Why are we increasingly exposed to pollen allergies?

Why are we increasingly exposed to pollen allergies?

In this month of June, the pollen allergy map in France is on red alert: all departments are experiencing peaks in indices, with the exception of Finistère. In the office of Dr. Audrey Gopal, allergist in Vincennes (Val-de-Marne), the schedule has also turned scarlet. “We have one appointment after another without respite. With, from the outset, patients suffering from more severe respiratory allergies,” testifies the practitioner.

In France, nearly one in three adults (and 20% of children over 9 years old) suffer from a pollen allergy. This figure has almost doubled in thirty years. Over the course of his long years of practice, allergist Philippe Poulain has seen “systematically multiple allergies” appear. The World Health Organization predicts that half of the world’s population will be affected by 2050.

Long trend

Certainly, each year, respiratory pathologies awaken in spring: trees between April and May, then grasses (herbaceous plants with bucolic names such as timothy, bluegrass, ryegrass, fescue, rye, oats, etc.) between June and July. This year, a spring with mild temperatures combined with regular precipitation favored the growth of grasses.

But this clear upsurge corresponds to a long-term trend. Two major parameters are involved in allergies: our personal genetic background, as well as our environment. Climate change, by causing an overall rise in temperatures, leads to longer pollination periods. Ashes, cypresses and birches, which traditionally opened the allergy season, are now flowering earlier and earlier. These higher temperatures also lead certain exotic plants to move closer to our latitudes. Thus ragweed, “an extremely allergenic plant from the United States”, describes Dr Poulain. “Originally present in the Rhône corridor, it is in the process of colonizing the entire territory, prolonging allergic reactions in August and September,” he continues.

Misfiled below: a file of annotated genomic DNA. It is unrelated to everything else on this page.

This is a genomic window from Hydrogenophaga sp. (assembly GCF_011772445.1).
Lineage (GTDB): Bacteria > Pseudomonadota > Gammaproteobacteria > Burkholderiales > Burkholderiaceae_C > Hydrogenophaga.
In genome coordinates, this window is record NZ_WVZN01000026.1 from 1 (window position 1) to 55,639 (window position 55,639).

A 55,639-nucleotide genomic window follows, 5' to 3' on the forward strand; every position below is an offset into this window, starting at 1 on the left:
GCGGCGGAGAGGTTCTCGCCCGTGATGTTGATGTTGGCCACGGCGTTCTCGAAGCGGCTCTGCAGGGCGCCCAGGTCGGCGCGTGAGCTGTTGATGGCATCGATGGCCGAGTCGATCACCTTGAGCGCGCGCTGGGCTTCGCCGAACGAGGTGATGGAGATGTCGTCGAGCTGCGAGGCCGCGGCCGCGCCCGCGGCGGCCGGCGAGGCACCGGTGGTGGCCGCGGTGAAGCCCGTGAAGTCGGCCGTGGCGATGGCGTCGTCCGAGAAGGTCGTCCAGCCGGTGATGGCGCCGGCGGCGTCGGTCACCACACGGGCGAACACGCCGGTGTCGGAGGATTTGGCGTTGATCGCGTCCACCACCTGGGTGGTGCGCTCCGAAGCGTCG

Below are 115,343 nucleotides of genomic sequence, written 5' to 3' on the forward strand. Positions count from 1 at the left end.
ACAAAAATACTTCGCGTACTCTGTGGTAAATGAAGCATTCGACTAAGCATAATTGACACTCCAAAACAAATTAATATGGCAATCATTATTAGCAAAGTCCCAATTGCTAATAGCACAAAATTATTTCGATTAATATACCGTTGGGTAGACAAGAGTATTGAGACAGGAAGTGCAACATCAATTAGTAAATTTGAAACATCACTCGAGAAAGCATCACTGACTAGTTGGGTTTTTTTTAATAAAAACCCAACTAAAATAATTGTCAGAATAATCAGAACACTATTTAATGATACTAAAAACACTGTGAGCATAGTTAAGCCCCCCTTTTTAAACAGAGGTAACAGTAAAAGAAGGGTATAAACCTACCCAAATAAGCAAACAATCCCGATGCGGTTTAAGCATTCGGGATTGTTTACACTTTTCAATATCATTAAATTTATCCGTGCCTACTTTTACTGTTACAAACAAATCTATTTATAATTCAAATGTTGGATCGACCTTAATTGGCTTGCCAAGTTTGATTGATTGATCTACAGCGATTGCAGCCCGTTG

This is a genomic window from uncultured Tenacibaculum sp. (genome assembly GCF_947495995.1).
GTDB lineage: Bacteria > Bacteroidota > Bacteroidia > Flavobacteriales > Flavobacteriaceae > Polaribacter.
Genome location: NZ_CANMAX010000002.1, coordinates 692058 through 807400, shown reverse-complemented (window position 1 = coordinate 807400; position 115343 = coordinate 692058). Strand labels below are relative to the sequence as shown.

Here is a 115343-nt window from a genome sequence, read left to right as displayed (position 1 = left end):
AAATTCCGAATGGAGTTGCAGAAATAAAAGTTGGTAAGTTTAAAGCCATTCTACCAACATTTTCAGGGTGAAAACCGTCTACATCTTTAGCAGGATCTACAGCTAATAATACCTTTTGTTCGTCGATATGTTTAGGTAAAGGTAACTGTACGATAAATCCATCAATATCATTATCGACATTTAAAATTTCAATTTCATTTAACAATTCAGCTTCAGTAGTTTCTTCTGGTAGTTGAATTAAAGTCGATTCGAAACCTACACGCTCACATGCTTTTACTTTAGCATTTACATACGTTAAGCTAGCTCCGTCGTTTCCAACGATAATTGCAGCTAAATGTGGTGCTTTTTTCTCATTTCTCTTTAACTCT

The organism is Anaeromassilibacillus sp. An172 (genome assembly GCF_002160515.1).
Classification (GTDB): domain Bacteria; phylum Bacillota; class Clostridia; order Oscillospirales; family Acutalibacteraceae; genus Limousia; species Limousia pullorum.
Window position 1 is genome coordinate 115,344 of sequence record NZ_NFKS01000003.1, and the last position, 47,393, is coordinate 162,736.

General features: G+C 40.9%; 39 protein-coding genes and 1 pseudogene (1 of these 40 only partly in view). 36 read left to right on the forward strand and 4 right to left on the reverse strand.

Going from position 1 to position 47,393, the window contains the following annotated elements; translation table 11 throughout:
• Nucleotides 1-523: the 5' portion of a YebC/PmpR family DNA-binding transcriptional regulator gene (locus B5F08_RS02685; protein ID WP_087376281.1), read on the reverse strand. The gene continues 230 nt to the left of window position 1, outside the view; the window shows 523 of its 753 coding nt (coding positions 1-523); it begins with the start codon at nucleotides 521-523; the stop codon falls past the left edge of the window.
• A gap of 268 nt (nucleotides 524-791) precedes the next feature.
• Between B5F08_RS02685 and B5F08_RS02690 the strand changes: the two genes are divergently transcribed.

Pollution, for its part, irritates and weakens the respiratory tract, which allows pollen to penetrate deeper into the body. In addition, a high concentration of carbon dioxide in the air causes it to release more allergens. Urban pollens thus prove to be more irritating than their rural cousins.

Third factor, more surprising this one: our progress in terms of hygiene. As our organisms are now better protected from microbes and “they no longer live in the countryside and in the open air, they are less accustomed to considering certain bacteria as harmless,” explains Dr. Poulain. In short, “our lifestyles have not finished making the summer season that of rhinitis and asthma,” notes the doctor philosophically.

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